Ashburton Fire Brigade. —The usual monthly meeting of the Brigade was held last night, at which there was a good muster of the men. As the annual meeting takes place in February, it was thought advisable to nominate officers for the ensuing year, and Fireman Dolman proposed, and Fireman Bland seconded — “ That the present officers be re-elected.” Captain Wilkie proposed, and Secretary Adams seconded Dolman he Captain.” / fter considerable discussion, the election was postponed till the next meeting. It was resolved that the Brigade join the United Fire Brigade Association, and if possible that the Captain or one of the members attend the conference to be held in Wellington on January 24th. A new member was elected, and the meeting adjourned. Newland School. —A meeting of the Committee washeld in theNewland School on Monday evening last. Present—Mr. Mogson (in the chair), Messrs. Margetts, Lloyd, Watkins, and Allan. The Chairman laid before the meeting the correspondence from the Education Board re salaries, returns of school furniture and apparatus, &c. The Master’s report, which showed an increase of six in daily average attendance over that of the previous quarter, was read, and considered satisfactory. A complaint having been made by Mr. Hampton about his children’s progress at school at the previous meeting, and postponed to allow him to attend personally, was further postponed, owing to his failing to attend. The Chairman was authorised to write to the Education Board for maps of North and South America, and other things required by the master. On the question of holidays, it was resolved—“ That the school break up fer six weeks on 21st instant; to reopen on 7th March.” After a vote of thanks to the chair, the meeting adjourned to 31st instant.
The Settlement of the Waimate Plains. —The purchasers of the land on the Waimate Plains (says the Hawera Star) do not appear to care much for the idle threats of the natives, and apparently pay little heed to the hundred and one rumors floating about. Mr, Muir, of Auckland, has built his house, and slept in it. Mr. Hastie, another purchaser from Auckland, is building, and he intends taking a family of seven children on to his holding. Mr. Box has been living on the Plains for some time, near a stream to which he has given the pretty title of “Rosie Creek.” There is also a tworoomed cottage at Okaiawa, but we were unable to ascertain the name of the occupant. Mr. York, Mr. Rainie, and others are busily at work. In less than twelve months, if all goes well, there will be several homesteads in the place so long covered with fern. Supreme Court Christchurch. —At this court yesterday, in addition to the cases reported by telegraph in our yesterday’s impression, the following were disposed of : —H. F. Evans charged with indecent assault, received four years penal servitude, the judge regretting that he could not order him to be publicly' flogged. The jury, in the case of Pouhipi Waikena, for horse stealing, brought in a verdict of “ Not guilty,” on the ground of insanity, and his Honor ordered the prisoner to be detained in Addington gaol during the pleasure of the Colonial Secretary- J. C. Nilligan, charged with making a false declaration, was brought up for sentence, and got six months’ hard labor. The Grand Jury threw out the bill in the case of William Flutey, charged with forgery. This concluded the criminal business, with the exception of the Chatham Island murder case, which was beard to-day, and, as will be seen from a telegram in another column, the accused has been found guilty and sentenced to death.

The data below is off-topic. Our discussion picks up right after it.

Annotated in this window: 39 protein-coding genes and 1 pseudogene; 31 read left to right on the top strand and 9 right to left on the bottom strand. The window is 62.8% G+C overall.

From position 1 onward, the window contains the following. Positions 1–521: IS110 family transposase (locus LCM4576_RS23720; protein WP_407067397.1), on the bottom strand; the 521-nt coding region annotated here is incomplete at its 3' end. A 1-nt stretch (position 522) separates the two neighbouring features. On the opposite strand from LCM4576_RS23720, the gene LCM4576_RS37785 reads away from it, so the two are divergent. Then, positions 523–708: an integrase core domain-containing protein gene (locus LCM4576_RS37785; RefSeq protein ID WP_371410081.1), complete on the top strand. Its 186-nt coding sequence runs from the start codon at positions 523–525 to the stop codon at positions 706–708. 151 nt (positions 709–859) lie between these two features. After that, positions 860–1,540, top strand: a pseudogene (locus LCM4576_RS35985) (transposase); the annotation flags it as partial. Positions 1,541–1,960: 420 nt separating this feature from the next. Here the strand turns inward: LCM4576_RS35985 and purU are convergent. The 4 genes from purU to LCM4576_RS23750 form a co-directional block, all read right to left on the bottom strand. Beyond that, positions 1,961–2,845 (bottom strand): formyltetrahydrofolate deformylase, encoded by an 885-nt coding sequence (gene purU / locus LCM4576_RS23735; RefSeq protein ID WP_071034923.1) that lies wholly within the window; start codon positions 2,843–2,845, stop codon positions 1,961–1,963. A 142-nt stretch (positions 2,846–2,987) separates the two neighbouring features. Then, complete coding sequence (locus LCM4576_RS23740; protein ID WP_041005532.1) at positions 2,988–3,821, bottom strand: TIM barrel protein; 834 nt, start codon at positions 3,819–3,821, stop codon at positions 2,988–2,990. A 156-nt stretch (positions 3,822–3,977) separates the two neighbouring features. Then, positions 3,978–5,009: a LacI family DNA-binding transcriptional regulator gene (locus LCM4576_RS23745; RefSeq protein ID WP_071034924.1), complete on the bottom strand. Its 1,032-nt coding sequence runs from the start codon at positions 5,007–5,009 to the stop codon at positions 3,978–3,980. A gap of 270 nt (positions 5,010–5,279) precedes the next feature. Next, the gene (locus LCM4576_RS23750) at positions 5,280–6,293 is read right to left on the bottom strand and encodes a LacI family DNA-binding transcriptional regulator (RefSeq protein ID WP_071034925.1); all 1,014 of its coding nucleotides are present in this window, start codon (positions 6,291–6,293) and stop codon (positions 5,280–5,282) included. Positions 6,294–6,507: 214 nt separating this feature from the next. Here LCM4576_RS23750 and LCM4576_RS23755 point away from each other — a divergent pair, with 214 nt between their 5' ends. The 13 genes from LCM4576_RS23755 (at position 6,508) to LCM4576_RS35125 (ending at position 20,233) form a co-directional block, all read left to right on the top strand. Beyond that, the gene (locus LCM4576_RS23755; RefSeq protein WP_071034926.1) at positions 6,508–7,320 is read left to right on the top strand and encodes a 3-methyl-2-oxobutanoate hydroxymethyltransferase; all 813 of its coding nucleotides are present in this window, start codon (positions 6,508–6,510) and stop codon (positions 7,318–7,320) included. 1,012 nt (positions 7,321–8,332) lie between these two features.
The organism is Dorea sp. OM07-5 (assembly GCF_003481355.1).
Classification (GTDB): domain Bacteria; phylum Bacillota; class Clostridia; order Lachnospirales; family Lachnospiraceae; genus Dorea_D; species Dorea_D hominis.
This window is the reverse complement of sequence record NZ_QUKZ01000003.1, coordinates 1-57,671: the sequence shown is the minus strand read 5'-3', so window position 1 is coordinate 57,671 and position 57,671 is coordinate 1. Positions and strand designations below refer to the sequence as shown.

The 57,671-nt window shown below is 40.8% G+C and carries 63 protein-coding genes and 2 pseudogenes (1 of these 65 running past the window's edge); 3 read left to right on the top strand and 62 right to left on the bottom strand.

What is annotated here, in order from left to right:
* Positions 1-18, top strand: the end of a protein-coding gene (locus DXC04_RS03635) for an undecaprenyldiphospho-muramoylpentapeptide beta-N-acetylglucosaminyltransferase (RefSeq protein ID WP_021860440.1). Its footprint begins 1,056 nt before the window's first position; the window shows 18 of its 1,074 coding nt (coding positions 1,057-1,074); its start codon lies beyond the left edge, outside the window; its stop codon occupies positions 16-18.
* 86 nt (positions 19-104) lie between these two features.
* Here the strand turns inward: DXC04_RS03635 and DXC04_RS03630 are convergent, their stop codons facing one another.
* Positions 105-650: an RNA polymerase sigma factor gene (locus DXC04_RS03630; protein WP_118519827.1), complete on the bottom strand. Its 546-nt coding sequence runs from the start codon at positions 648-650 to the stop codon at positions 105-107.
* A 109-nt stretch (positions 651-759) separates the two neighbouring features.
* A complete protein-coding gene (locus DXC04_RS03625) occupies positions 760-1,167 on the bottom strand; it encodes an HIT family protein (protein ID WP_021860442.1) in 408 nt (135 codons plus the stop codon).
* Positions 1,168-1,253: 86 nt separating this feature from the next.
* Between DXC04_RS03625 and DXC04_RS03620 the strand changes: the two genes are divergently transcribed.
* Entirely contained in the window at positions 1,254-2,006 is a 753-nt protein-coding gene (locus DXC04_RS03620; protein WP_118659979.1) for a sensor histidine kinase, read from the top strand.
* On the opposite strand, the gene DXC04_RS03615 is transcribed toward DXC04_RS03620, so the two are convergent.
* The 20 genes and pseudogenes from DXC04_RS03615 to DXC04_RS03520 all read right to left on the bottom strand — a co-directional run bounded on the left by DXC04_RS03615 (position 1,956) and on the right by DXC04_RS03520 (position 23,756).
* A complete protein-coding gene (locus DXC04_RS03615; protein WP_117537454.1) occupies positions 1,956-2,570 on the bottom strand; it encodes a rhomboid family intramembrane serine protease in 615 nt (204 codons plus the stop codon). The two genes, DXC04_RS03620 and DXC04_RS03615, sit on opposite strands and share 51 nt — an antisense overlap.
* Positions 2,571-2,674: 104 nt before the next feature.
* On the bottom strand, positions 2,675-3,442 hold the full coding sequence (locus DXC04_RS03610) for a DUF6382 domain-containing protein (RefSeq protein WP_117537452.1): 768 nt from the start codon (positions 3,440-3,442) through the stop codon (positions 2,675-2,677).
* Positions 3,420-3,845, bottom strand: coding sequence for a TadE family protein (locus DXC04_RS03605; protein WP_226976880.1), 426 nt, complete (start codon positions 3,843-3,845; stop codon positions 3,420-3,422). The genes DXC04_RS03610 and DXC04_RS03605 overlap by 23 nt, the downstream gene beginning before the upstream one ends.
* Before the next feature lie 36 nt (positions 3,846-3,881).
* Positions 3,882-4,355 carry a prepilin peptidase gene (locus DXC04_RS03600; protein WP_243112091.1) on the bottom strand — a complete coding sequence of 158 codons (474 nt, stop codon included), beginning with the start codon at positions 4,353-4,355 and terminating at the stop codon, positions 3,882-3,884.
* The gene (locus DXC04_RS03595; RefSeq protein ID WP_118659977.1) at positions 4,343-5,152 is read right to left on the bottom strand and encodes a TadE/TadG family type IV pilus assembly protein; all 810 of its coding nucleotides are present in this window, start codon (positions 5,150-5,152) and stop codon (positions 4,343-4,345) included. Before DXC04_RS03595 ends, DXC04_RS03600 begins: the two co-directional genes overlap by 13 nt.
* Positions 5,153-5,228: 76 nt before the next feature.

A Public Benefactor. —Sir Henry Bessemer, who was recently dined by the London Common Council, and presented with the freedom of the city, is one of the benefactors of the age, having rendered the production of steel possible at 80dol. a ton instead of 250d015., and in a space of twenty minutes instead of three weeks, and in quantities of twenty tons at a time instead of five or six hundredweight. He has revolutionised the whole application of iron to the arts. In England the steel trade has trebled during the present year.
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The Ashburton Guardian. WEDNESDAY, JANUARY 5, 1881., Ashburton Guardian, Volume 2, Issue 234, 5 January 1881
The Ashburton Guardian. WEDNESDAY, JANUARY 5, 1881. Ashburton Guardian, Volume 2, Issue 234, 5 January 1881